Western Association of Schools and Colleges (WASC) officials visited Palo Alto High School from March 1 to March 4, ending its visit with a presentation in the Media Arts Center (MAC) Atrium.
The findings report included five categories detailing strengths and weaknesses in specific areas of the school.
During the presentation, WASC visiting team member Tina Graff introduced the positive observations for Category A, organization.
“Paly is strongly committed to continue to build transparency and open communication with the Superintendent and the district,” Graff said.
Graff continued with the report, commending the community involvement.
“Commitment of the community to Paly offers outstanding support both in the way of budget and volunteer time to continue to provide the academic atmosphere to promote success for all students,” Graff said.
Other strengths mentioned include professional development opportunities and re-structuring Paly’s academic honesty policy.
The key issues brought up include completing a new vision and mission statement and developing common assessments and other forms as assessments used for driving student learning.
Ignacio Ramirez, a member of the WASC visiting team, presented positive points surrounding curriculum in standards-based student learning.
“[The] block schedule supports students by creating an advisory time and a tutorial time for students to receive support and guidance,” Ramirez said.
Other assets discussed were the variety of elective and Advanced Placement courses offered and the rigor of the curriculum, promoting a college bound mentality.
Ramirez also presented the issues for the topic.
“[Paly needs to] increase the opportunities of minorities to access the rigorous curriculum available,” Ramirez said.
Other areas of growth included exploring additional support for students whose access to resources does not extend beyond the school day.
In the categories of instruction, assessment and accountability and school culture and support, the points of growth ranged from the expansion of collaboration time to developing horizontal and vertical alignment. Reducing strategic cutting on test days and improving consistency in alignment for grading policies and homework are two additional topics WASC team members addressed as problem areas.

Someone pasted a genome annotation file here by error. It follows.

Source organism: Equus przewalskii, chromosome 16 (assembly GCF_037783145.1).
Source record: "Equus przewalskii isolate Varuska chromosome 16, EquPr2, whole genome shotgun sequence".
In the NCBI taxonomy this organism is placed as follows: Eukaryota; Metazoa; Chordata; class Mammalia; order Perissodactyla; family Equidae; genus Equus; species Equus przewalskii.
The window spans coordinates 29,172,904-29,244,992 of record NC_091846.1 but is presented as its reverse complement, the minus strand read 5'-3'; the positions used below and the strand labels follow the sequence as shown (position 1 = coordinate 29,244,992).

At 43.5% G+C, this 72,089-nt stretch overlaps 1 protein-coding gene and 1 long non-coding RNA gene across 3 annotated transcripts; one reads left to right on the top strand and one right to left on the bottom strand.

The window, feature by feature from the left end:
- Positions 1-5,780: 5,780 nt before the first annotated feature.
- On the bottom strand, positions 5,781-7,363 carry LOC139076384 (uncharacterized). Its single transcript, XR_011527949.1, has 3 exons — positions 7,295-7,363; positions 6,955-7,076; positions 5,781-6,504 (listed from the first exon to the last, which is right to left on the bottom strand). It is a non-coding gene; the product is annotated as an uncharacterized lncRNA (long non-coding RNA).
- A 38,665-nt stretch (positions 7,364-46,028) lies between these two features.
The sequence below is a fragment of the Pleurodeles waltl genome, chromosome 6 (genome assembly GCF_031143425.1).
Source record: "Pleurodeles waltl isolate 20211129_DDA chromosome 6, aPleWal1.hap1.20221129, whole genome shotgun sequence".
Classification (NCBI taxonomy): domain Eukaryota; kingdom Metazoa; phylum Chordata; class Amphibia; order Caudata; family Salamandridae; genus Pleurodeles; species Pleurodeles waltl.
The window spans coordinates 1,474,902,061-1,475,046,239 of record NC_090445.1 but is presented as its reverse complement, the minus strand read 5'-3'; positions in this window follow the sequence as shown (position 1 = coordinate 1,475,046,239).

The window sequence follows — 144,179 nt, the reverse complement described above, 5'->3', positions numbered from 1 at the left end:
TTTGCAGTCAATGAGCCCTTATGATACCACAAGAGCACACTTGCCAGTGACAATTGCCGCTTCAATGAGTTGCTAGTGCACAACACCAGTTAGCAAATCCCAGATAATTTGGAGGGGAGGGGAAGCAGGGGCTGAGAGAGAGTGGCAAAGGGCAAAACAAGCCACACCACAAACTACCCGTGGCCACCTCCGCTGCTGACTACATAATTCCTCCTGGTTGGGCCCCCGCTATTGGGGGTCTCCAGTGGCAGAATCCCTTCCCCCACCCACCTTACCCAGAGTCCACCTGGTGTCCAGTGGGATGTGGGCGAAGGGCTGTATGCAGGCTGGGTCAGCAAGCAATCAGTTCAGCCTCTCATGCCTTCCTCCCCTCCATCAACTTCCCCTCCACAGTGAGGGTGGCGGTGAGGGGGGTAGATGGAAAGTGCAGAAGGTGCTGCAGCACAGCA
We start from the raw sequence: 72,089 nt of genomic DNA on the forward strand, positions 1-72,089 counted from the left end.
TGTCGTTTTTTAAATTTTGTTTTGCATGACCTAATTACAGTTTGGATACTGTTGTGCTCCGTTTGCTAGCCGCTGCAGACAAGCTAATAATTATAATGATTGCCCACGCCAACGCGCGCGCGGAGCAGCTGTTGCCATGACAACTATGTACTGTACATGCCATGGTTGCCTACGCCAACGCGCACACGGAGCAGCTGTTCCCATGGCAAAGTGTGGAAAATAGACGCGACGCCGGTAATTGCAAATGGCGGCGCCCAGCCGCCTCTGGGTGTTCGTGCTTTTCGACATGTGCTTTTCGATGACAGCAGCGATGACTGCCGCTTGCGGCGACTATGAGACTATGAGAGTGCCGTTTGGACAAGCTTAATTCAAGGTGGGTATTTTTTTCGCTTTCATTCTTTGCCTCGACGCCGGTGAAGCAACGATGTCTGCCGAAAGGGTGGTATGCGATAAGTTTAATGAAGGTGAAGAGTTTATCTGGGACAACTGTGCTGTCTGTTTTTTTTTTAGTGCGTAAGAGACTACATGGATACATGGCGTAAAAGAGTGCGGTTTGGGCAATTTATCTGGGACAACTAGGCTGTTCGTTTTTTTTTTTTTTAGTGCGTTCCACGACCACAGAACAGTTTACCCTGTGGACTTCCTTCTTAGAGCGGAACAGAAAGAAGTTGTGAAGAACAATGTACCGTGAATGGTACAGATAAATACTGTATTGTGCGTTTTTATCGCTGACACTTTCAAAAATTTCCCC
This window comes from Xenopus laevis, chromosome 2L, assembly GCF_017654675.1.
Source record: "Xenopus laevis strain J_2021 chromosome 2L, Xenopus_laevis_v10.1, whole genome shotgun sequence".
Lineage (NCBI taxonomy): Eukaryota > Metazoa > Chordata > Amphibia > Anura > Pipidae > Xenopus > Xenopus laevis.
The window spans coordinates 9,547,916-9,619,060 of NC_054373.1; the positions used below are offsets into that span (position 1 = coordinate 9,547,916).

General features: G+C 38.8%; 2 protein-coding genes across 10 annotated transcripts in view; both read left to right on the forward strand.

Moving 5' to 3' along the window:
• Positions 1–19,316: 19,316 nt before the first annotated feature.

Prior to the visit, Emily Garrison, the WASC coordinator, released Paly’s WASC self-study online.
The officials were visiting as part of the process Paly is undergoing to become WASC accredited. According to Garrison, the WASC team members are all volunteers and professional educators from various schools.
While on campus, the visiting committee observed the general school climate. The team’s two main objectives were to validate the self-study and to comment and improve upon the action plan.
The committee began their visit with a meeting with Principal Kim Diorio and a school tour.
WASC officials also met with the district, community members, students and parents. Other events included informal discussions with students, meeting with focus groups and observations of classrooms and student work.
The team met with three different groups of students: the WASC student group, Associated Student Body and an ad hoc group consisting of randomly chosen students. These groups had both formal and informal conversations in which they spoke honestly about the strengths and weaknesses of the school.
Garrison encouraged all students to be honest with the WASC team while it was on campus.
“It’s only going to help us the more we [speak] to the team,” Garrison said. “We want to give them a perspective — a really complete view of what it’s like to be at Paly, what it’s like to be a student, what it’s like to work here at Paly or to learn here at Paly.”
On the final day of the visit, the visiting committee met with the Paly WASC leadership team to discuss its findings and concluded with an oral presentation in the MAC Atrium for students, staff and the community.
“We’re probably going to have to either do an addendum… or change it a little bit based on what the team [told] us they think we should do,” Garrison said. “That’s going to [be] incorporated into our six year plan.”
Garrison has high hopes for the results of the visit.
“WASC is what’s called a value added process, which means they’re not here to point fingers or to tell us what we’re doing poorly,” Garrison said. “They’re here to make us a better school.”